Everything about Neroli!


The bitter orange tree is a quite generous tree for high perfumery.

From it we manage to extract three precious essential oils: orange blossom oil, neroli oil and petitgrain oil.

Although they derive from the same tree, they are given different names as a result of the extraction process that is responsible for giving them different scents.

Starting with petitgrain, this essential oil is extracted from the leaves and buds of the orange blossom. The result is a green scent, intensely fresh, not far from the aroma of crushed orange tree leaves. 

The hardest thing is to distinguish the orange blossom oil from the neroli oil, as both are extracted from the same flower – the orange blossom – harvested, usually by hand, in late April to early May.

But what truly sets them apart is the extraction process used to obtain their oils.


Orange Blossom Oil

Thus, orange blossom oil is obtained through an enfleurage process (rarely used nowadays due to prohibitive costs) or solvent extraction. It has a dark orange color and a very intense floral scent, rich and warm but also delicate, fresh and long-lasting.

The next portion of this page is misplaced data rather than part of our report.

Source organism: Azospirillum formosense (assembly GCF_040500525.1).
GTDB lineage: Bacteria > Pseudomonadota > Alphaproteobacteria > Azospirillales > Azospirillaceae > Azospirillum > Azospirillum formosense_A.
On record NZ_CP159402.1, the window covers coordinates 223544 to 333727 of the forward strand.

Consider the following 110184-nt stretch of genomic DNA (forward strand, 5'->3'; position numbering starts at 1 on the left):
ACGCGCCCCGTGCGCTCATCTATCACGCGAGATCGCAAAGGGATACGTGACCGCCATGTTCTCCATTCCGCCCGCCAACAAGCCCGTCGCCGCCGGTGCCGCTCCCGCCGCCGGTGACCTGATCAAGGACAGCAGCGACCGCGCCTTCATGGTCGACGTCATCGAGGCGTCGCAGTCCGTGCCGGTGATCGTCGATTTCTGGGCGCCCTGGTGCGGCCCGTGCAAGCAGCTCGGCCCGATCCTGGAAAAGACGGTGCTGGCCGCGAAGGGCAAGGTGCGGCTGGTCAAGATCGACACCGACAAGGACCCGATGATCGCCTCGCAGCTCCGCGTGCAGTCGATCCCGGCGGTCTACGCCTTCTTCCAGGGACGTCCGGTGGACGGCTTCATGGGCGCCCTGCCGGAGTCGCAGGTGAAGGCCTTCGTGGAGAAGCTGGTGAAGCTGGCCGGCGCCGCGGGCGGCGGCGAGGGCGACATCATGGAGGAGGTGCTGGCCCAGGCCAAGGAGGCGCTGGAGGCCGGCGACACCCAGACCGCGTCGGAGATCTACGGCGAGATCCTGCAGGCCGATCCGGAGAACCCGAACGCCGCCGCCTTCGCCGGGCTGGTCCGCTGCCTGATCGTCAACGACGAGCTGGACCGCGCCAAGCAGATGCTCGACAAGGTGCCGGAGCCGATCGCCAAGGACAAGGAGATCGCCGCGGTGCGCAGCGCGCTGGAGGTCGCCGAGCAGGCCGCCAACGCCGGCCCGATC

Neroli Oil

On the other hand, neroli oil is obtained through a steam distillation process. The odor is more pronounced and closer to the traditional “cologne”. It releases a light, citrusy, green, floral aroma but with hints of honey and orange subtly at the base. Tunisia, Morocco and Egypt are its main producers.

At the end of the 17th century, Anne Marie Orsini, Duchess of Bracciano and Princess of Nerola, in Italy, introduced the essence of bitter orange as a fashionable fragrance, using it to perfume her gloves and bath. She was almost the “influencer” of that time.


Since then, the term “neroli” has been used to describe this essence. It is also said that Neroli oil was loved by Napoleon Bonaparte and Marie Antoinette, who wore the fragrance every day as a cologne/after shave and perfume, respectively. Another fun fact is that neroli oil is apparently one of the ingredients in the secret recipe for Coca-Cola soda. It is used as a flavoring ingredient in the open source recipe, although some variants consider it optional due to the high cost.

Products with Neroli